in Marine Insurance P&I Club News 25/08/2018
The challenges introduced by the global sulphur cap are not exclusively technical. The new limits are likely to impact contracts and charterparties. Forward planning now could help to avoid painful disputes in the future. Time charterparties will require particularly close attention, with more challenges anticipated for vessels already in long-term charterparties that span the enforcement date of 1 January 2020. Unfortunately, there is no single “magic” charterparty clause to deal with all of the issues that might arise. All bunker clauses will almost certainly need to be reviewed but other clauses might also need to be considered, depending upon the chosen method of compliance. Below, we look at some of the issues that we anticipate will more commonly arise.
Carriage of non-compliant fuel
It is likely that a prohibition on the carriage of non-compliant fuels will come into force on 1 March 2020 for vessels not fitted with Exhaust Gas Cleaning Systems (“EGCS” or “scrubbers”). Non-compliant fuels will have to be removed to avoid fines or the vessel being detained. Assuming such fuel is not consumed before 01.01.2020, who is obliged to arrange or pay for the removal of such fuel will depend upon the wording of the charterparty, so it will be important for this to be considered at the drafting stage. There may be significant logistical difficulties in removing non-
compliant fuel and it is likely that the re-sale value will be less than the original purchase price. Issues might also arise over who owns the non-compliant fuel and who therefore has the right to remove it.
Definition of ‘high sulphur’ and low sulphur’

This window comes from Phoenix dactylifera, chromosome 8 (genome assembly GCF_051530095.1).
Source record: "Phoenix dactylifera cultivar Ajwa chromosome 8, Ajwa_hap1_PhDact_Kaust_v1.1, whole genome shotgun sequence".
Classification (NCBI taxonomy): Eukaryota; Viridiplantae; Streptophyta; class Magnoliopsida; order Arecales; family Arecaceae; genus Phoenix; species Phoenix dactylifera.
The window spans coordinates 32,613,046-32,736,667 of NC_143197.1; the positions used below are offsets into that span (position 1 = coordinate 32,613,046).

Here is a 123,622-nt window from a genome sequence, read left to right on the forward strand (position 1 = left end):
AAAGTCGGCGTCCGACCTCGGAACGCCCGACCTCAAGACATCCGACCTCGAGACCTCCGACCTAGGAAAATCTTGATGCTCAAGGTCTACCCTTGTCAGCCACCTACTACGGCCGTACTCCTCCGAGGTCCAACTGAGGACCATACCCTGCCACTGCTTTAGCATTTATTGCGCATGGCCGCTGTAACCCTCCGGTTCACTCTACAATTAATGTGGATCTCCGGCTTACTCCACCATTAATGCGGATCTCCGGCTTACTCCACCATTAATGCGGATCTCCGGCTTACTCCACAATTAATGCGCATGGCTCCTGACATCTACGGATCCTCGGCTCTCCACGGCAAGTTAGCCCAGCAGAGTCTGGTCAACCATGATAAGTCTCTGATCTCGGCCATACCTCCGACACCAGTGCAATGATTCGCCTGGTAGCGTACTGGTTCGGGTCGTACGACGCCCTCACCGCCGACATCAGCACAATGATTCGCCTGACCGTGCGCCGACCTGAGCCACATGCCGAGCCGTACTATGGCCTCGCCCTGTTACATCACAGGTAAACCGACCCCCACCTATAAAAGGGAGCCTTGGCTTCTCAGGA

At the moment, vessels burn either ‘low sulphur’ (0.1%S max) fuel in ECAs or ‘high sulphur’ (3.5%S max) fuel outside ECAs. In 2020, there will be three sulphur types (<0.1%S, <0.5%S and >0.5%S). This raises the question: what will ‘low sulphur’ mean in 2020? Will it be <0.1% or <0.5%? It is therefore advisable to move away from the use of terms such as ‘high’ and ‘low’ sulphur but instead to specify the exact sulphur limit of fuel e.g. <0.5% sulphur content; <0.1% sulphur content etc.
Bunkers on redelivery (“BOR”)
When a vessel is redelivered by a time charterer, the charterparty usually requires that the vessel is redelivered with approximately the same quantities of ‘high sulphur’ and ‘low sulphur’ fuel as on board at delivery. The owner will usually be required to buy this fuel back at a certain price (often the same price as at delivery). ‘High sulphur’ fuel bought from the charterer at redelivery will have little value to the owner unless the vessel is fitted with scrubbers. BOR requirements in the charterparty might mean that the charterer can redeliver the vessel with insufficient compliant fuel on board to reach a bunker port. Therefore, Owners might want to ensure that BOR clauses are
Bunker quality clause
Some bunker quality clauses require the charterer to provide fuel that complies with the international quality standard ISO 8217. However, not all fuels are covered by ISO 8217 (e.g. hybrids) so the bunker quality clause might need to be amended to ensure that the charterer is obliged to provide fuel of the correct specification, which is safe
and suitable for the vessel, and in compliance with MARPOL and any other relevant regulations.